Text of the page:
Reset Your Health By Fasting


I find it so inspiring that throughout the world, fasting is practiced for spiritual and religious purposes as a way to refocus the mind and body, at times fasting for 24 hours or more. But for many of us who only think of fasting right before a lab test or procedure, the thought of depriving the body of food may be a challenge we’re unwilling to take.

I was once like that too, so if you are also on the fence about voluntarily fasting, perhaps the research will persuade you.

Simply put, fasting is nature’s ultimate (and fastest) reset button, according to a growing body of research. Abstaining from eating or drinking (water is okay) for an extended period of time can have a dramatic, positive effect on health. It may help you live longer, increase skin’s natural radiance, improve gut health, boost brainpower, and calm inflammation.

Scientists are now offering powerful reasons why you should consider giving fasting a try. One such scientist happens to be my long-time dear friend Dr. Michael C Hoaglin, MD, Clinical Director for Ubiome, a biotechnology company dedicated to helping patients and clinicians understand how gut health impacts the body’s ability to ward off inflammatory conditions and disease.

After watching the The Real Skinny on Fat docu-series, which explores the science behind why fat is vital to good health, and why fasting can cleanse the body in ways not previously understood, Dr. Hoaglin was inspired to do his own 5-day water fast to see the impact on his energy level and mental acuity, from a clinical perspective.

“When you fast, you starve down bad bacteria in the gut that live on the diet that you eat,” Dr. Hoaglin says.

Furthermore, Dr. Valter Longo of the Longevity Institute at the University of Southern California, a leading expert in the study of the “fasting mimicking diet” (FMD), conducted research that ties together well-designed studies in cellular biology with animal studies and human trials to provide an explanation for the numerous benefits of fasting.

There are critical processes that only happen during periods of fasting, which can improve digestion, skin, immune health, and even activate stem cells to support longevity.

If your body is constantly working to digest food, your cells spend more time building and growing than they do repairing and eliminating waste and toxins that have accumulated within them. It is this repair – mode that is responsible for the benefits of fasting.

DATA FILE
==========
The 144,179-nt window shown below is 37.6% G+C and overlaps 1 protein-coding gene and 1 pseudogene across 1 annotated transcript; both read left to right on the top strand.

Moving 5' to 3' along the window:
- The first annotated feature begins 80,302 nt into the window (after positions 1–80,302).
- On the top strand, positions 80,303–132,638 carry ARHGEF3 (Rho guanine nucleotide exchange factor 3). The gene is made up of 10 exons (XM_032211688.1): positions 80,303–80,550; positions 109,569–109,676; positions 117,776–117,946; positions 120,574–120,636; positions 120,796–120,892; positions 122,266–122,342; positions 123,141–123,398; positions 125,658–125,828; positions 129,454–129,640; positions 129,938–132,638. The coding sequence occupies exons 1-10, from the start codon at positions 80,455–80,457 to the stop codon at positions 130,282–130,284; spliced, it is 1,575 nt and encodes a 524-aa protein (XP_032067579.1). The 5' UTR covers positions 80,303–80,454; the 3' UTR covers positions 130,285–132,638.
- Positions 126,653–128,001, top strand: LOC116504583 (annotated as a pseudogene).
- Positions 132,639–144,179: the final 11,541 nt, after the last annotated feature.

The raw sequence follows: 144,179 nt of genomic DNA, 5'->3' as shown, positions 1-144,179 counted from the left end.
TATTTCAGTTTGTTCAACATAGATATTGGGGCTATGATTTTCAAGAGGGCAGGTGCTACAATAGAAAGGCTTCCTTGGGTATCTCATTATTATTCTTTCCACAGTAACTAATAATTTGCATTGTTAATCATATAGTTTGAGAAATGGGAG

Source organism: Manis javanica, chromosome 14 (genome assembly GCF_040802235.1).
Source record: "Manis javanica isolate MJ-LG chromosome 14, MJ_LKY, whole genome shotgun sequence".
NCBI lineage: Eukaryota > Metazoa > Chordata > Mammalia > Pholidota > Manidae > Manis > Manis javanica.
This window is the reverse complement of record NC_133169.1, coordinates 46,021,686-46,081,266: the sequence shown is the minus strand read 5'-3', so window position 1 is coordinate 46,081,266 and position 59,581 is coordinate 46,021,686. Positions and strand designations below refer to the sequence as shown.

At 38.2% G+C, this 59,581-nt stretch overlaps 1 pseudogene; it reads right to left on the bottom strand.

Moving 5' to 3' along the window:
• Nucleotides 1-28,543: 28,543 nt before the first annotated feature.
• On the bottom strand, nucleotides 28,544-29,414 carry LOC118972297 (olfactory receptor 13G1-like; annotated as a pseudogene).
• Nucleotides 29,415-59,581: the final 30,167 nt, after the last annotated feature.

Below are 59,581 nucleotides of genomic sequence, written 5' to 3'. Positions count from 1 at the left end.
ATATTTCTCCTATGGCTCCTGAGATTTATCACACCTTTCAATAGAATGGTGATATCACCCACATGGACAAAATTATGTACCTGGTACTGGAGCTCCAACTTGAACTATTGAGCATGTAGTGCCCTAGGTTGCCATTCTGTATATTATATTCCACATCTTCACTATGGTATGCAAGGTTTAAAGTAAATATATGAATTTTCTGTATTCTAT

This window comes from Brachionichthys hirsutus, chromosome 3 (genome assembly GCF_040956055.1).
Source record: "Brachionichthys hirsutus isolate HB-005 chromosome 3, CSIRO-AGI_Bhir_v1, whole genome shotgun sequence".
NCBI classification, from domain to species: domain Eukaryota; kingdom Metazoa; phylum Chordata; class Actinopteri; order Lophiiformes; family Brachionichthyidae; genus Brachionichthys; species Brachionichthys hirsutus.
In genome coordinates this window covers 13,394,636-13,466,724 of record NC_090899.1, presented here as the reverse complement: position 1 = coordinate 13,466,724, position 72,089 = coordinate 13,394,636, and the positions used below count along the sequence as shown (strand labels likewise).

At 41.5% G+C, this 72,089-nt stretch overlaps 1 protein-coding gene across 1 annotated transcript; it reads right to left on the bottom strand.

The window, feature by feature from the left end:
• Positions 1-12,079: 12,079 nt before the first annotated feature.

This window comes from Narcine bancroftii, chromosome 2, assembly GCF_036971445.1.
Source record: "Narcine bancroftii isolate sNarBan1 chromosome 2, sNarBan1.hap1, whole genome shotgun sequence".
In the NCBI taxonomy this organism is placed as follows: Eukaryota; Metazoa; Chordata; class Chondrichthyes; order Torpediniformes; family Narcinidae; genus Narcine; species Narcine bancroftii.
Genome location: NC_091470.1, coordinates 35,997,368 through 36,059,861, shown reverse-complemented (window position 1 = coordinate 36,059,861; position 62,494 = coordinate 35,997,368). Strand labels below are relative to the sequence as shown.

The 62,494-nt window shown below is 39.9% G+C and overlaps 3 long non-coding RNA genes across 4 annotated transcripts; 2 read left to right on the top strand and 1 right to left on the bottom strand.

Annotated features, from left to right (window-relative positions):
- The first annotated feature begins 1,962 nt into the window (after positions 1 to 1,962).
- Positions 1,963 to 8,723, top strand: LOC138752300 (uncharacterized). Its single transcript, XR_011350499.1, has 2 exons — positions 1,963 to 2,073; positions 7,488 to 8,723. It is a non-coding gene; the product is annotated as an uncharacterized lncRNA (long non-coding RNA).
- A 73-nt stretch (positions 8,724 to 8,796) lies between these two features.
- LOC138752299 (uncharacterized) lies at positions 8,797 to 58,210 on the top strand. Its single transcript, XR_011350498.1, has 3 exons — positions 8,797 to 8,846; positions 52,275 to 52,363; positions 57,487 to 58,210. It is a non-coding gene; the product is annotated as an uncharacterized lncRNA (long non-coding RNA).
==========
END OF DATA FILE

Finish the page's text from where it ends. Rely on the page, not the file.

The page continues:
What ‘grazing’ does to your body


Since the 1990’s, Americans have been given the unfortunate advice to eat less more often—every 3-4 hours up to an alarming six times a day—to stave off hunger and keep blood sugar steady. It’s no wonder why many people may feel as though they’re “starving” if they don’t snack between meals.

Perhaps there is some basis to this approach for managing certain conditions; however, the biology behind autophagy, the process of cellular repair by which every cell in the body is cleansed of toxic buildup, offers a different viewpoint.

The circadian rhythm that regulates the sleep/wake cycle also has the important responsibility of coordinating certain cellular activities based on when you eat or fast. In the same way that you cannot be at two places at once to perform multiple activities equally well, the body requires defined times to perform each function fully and efficiently without interference from other physical processes.

Grazing throughout the day does not give cells sufficient time for repair and to clean-up waste and toxins that have accumulated as a result of aging, external toxins, and even natural, healthy functions, such as digestion.

Want to hear the good news? Research suggests that just 16 hours of not eating can create the caloric restriction that happens during fasting and gives your cells time for self-care and cleansing.